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IN MY BEATNIK PHASE (which lagged into the 1960s) I was into foreign films, the sort that lingered on pensive closeups and raindrops clinging to a leaf. Now, apparently into my third beatnikhood (see “Ah, Those ‘Good Old Days’,” for the second), I’m enjoying foreign flicks on Turner Classic Movies.
This started awhile back at TCM with Federico Fellini’s La Strada, 1954, featuring the elfin Giulietta Masina. More recently, I’ve been enjoying François Truffaut’s Day for Night, Ingmar Bergman’s The Virgin Spring, and Sergei Bonderchuk’s War and Peace. Here in Parts 1 and 2 today and tomorrow are tidbits about these three flicks and their talented directors.
François Truffaut’s Day for Night, 1973. This inside look at movie-making is funny, poignant, and dramatic. Director François Truffaut portrays Ferrand, the director. Natalie Baye is Joëlle, his assistant and my new throb, c. 1973. She’s still a dish at age 73 today.
An entertining take and retake has a kitten investigating a breakfast tray left outside a room. Needless to say, the first kitty does everything but.
Then Joëlle comes to the scene’s rescue with the studio cat, which performs admirably. I’ve known kitties of both dispositions.
As noted at Wikipedia “Author Graham Greene makes a cameo appearance as an insurance company representative, billed as ‘Henry Graham.’ On the film’s DVD, it was reported that Greene was a great admirer of Truffaut, and had always wanted to meet him, so when the small part came up where he actually talks to the director, he was delighted to have the opportunity. It was reported that Truffaut was unhappy he wasn’t told until later that the actor playing the insurance company representative was Greene, as he would have liked to have made his acquaintance, being an admirer of Greene’s work.”
Day for Night, French title La Nuit Americaine, refers to the filmmaking process in which outdoor sequences filmed in daylight are shot with techniques that render them appear as if taking place at night. The movie Day for Night won the Academy Award for Best Foreign Film in 1974.
Ingmar Bergman’s The Virgin Spring, 1960. This one is a dark medieval tale of rape and revenge. It’s also a history lesson on 13th-century rural Swedish life based on the ballad, ‘Töres döttrar i Wänge‘ (‘Töre’s daughters in Vänge’).
Wikipedia notes, “New influences came from Japanese cinema, with Bergman particularly being a fan of Rashomon (1950). He later referred to The Virgin Spring as ‘a wretched imitation of Kurosawa.’ ” Bergman and his screenwriter Ulla Isaksson “explored a number of themes in The Virgin Spring, questioning morals, vengeance, and religious beliefs. The rape scene was also subject to censorship in screenings in the United States.” Though certainly violent, it’s modest by modern film standards.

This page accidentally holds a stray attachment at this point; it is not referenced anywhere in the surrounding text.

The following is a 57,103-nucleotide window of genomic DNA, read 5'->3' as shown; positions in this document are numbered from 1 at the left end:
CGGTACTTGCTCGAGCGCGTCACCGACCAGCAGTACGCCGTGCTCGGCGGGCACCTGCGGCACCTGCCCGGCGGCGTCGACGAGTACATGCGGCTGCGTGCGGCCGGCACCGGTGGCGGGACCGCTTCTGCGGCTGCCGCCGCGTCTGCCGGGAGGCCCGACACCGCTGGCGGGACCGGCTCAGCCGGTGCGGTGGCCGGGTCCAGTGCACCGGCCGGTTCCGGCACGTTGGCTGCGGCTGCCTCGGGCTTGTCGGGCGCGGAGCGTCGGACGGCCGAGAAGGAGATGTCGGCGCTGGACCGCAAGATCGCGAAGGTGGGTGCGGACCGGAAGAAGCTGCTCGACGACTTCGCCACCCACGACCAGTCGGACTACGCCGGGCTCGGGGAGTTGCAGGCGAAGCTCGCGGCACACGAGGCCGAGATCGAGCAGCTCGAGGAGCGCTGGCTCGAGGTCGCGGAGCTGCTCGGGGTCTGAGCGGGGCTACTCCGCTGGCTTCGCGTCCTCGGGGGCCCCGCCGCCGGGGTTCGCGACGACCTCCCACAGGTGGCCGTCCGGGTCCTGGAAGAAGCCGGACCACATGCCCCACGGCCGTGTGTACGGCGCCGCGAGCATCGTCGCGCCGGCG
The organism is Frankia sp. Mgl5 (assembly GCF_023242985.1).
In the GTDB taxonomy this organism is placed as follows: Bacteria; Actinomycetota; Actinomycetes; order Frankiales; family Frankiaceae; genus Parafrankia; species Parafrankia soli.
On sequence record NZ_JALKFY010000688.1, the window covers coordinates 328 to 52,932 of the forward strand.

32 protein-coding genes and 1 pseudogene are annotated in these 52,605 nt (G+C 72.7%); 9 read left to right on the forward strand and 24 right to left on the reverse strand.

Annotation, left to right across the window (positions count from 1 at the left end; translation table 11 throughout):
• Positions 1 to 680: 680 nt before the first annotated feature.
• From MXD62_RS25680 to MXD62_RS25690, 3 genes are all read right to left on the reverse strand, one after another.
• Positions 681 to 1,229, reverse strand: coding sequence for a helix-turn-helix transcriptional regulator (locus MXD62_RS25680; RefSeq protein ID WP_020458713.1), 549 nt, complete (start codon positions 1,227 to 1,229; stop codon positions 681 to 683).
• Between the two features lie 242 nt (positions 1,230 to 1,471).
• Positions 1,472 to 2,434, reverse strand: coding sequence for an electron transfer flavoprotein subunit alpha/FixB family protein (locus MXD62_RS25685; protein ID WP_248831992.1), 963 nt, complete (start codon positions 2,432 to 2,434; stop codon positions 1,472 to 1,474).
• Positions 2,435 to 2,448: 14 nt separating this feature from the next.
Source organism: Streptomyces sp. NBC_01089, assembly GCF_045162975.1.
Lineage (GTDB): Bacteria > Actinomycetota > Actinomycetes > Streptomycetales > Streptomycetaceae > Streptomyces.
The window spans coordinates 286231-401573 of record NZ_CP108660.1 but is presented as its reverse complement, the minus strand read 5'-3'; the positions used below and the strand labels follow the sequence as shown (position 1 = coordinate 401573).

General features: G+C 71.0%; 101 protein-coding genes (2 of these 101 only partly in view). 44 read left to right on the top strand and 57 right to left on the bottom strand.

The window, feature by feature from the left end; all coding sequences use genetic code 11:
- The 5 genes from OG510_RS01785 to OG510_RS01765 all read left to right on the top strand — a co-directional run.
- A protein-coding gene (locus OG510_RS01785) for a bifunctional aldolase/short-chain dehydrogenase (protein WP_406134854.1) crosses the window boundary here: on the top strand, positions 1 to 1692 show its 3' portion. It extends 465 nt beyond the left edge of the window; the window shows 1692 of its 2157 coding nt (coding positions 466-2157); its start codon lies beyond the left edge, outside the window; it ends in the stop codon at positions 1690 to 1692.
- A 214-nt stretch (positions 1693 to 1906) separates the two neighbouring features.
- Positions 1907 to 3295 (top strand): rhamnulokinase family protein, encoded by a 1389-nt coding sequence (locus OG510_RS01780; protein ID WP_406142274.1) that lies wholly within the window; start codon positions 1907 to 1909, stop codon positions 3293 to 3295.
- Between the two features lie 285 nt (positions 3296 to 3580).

Prosperous farmer Christian Per Töre sends his daughter Karin to take candles to the church. She’s accompanied by pregnant servant Ingeri, who secretly worships the Norse deity Odin.
Come to think of it, many of the interior scenes remind me of Wagner Ring Cycle settings.
The girls’ travel has ominous overtones. Then Karin shares her lunch with a boy and two herdsmen. The two rape her, kill her, and steal her fancy clothes.
Later, the boy and herdsmen seek shelter at the Töre farm and, worse, attempt to sell the murdered girl’s finery. Töre, his wife, and Ingeri discuss matters and he prepares for a ritual slaughter.
Later, Wikipedia recounts, “Töre breaks down on seeing Karin’s body and calls upon God. He vows that, although he cannot understand why God would allow such a thing to happen, he will build a church at the site of his daughter’s death. As her parents lift Karin’s body from the ground, a spring emerges from the spot where her head rested. Ingeri proceeds to wash herself with the water while Karin’s mother cleans the dirt from her daughter’s face.”
Wikipedia observes, “Much of the religious themes centre on conflict between paganism and Christianity, recalling the misery Sweden experienced as the two religions struggled for predominance.” The Virgin Spring won the 1961 Academy Award for Best Foreign Language Film.
Let’s reserve War and Peace for tomorrow, if for no other reason than this film’s running time of 7 hours 11 minutes. ds
© Dennis Simanaitis, SimanaitisSays.com, 2022